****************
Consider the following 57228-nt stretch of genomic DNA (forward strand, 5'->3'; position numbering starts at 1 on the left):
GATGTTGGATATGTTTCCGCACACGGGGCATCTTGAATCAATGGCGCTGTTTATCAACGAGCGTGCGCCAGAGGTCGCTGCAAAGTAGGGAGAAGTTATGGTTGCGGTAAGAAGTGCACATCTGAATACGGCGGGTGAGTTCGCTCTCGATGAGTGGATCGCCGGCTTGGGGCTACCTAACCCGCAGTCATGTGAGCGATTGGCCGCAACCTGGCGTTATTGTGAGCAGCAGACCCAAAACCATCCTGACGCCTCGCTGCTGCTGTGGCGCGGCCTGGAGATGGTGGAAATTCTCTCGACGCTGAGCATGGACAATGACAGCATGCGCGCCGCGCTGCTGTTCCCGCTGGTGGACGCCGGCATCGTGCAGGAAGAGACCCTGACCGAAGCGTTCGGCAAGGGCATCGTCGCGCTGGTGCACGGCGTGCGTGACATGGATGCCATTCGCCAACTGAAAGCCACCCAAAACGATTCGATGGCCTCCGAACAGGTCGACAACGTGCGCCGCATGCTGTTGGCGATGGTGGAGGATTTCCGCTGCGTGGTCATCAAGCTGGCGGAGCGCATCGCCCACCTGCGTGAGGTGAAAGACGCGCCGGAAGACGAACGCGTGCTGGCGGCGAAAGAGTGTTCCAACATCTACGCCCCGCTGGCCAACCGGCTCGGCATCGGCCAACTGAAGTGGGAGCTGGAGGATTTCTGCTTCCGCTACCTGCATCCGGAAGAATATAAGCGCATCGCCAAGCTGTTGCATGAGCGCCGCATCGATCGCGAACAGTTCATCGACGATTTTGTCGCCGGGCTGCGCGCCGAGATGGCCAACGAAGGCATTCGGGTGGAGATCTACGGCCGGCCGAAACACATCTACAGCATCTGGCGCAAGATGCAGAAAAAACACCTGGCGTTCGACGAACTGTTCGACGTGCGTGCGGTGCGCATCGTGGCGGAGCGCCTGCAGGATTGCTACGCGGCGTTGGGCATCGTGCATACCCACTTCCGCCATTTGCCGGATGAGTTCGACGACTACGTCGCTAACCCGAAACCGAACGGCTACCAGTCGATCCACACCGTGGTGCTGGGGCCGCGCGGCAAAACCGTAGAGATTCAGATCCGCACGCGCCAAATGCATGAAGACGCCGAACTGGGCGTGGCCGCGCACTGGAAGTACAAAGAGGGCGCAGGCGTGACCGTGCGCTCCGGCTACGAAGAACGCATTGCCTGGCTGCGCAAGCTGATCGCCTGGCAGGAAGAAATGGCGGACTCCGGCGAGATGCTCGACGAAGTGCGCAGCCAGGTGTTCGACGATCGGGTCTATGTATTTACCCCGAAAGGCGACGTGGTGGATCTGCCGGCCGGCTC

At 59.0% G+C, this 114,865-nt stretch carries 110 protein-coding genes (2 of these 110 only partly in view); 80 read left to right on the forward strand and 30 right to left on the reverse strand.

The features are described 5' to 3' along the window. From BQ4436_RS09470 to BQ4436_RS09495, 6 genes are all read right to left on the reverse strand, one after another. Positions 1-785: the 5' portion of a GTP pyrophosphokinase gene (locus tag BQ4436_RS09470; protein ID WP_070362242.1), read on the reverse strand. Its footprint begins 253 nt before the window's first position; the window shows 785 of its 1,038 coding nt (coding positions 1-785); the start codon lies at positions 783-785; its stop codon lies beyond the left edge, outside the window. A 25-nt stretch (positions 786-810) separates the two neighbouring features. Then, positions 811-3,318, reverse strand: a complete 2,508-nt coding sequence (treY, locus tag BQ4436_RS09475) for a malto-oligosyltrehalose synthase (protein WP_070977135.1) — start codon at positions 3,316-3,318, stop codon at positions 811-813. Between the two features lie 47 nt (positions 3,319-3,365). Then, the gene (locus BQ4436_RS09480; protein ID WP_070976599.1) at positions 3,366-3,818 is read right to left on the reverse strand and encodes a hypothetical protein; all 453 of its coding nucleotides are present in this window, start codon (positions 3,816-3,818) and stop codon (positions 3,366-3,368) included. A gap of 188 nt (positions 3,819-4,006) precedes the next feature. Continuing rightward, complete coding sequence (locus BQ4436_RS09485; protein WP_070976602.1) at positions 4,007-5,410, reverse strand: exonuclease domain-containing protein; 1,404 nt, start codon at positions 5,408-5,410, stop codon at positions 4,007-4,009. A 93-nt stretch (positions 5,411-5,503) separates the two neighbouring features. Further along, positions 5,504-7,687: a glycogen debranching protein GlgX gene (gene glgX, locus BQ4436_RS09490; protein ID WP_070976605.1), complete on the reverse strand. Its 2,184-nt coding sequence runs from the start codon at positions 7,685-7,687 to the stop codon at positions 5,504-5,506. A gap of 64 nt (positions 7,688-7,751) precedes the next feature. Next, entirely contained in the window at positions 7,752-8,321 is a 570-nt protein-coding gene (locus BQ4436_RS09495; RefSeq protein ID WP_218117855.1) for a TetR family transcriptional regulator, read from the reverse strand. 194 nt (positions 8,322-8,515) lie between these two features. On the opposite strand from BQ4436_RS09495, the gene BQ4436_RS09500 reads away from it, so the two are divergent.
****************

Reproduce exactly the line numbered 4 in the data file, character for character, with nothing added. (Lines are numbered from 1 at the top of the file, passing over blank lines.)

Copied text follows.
The features are described 5' to 3' along the window. From BQ4436_RS09470 to BQ4436_RS09495, 6 genes are all read right to left on the reverse strand, one after another. Positions 1-785: the 5' portion of a GTP pyrophosphokinase gene (locus tag BQ4436_RS09470; protein ID WP_070362242.1), read on the reverse strand. Its footprint begins 253 nt before the window's first position; the window shows 785 of its 1,038 coding nt (coding positions 1-785); the start codon lies at positions 783-785; its stop codon lies beyond the left edge, outside the window. A 25-nt stretch (positions 786-810) separates the two neighbouring features. Then, positions 811-3,318, reverse strand: a complete 2,508-nt coding sequence (treY, locus tag BQ4436_RS09475) for a malto-oligosyltrehalose synthase (protein WP_070977135.1) — start codon at positions 3,316-3,318, stop codon at positions 811-813. Between the two features lie 47 nt (positions 3,319-3,365). Then, the gene (locus BQ4436_RS09480; protein ID WP_070976599.1) at positions 3,366-3,818 is read right to left on the reverse strand and encodes a hypothetical protein; all 453 of its coding nucleotides are present in this window, start codon (positions 3,816-3,818) and stop codon (positions 3,366-3,368) included. A gap of 188 nt (positions 3,819-4,006) precedes the next feature. Continuing rightward, complete coding sequence (locus BQ4436_RS09485; protein WP_070976602.1) at positions 4,007-5,410, reverse strand: exonuclease domain-containing protein; 1,404 nt, start codon at positions 5,408-5,410, stop codon at positions 4,007-4,009. A 93-nt stretch (positions 5,411-5,503) separates the two neighbouring features. Further along, positions 5,504-7,687: a glycogen debranching protein GlgX gene (gene glgX, locus BQ4436_RS09490; protein ID WP_070976605.1), complete on the reverse strand. Its 2,184-nt coding sequence runs from the start codon at positions 7,685-7,687 to the stop codon at positions 5,504-5,506. A gap of 64 nt (positions 7,688-7,751) precedes the next feature. Next, entirely contained in the window at positions 7,752-8,321 is a 570-nt protein-coding gene (locus BQ4436_RS09495; RefSeq protein ID WP_218117855.1) for a TetR family transcriptional regulator, read from the reverse strand. 194 nt (positions 8,322-8,515) lie between these two features. On the opposite strand from BQ4436_RS09495, the gene BQ4436_RS09500 reads away from it, so the two are divergent.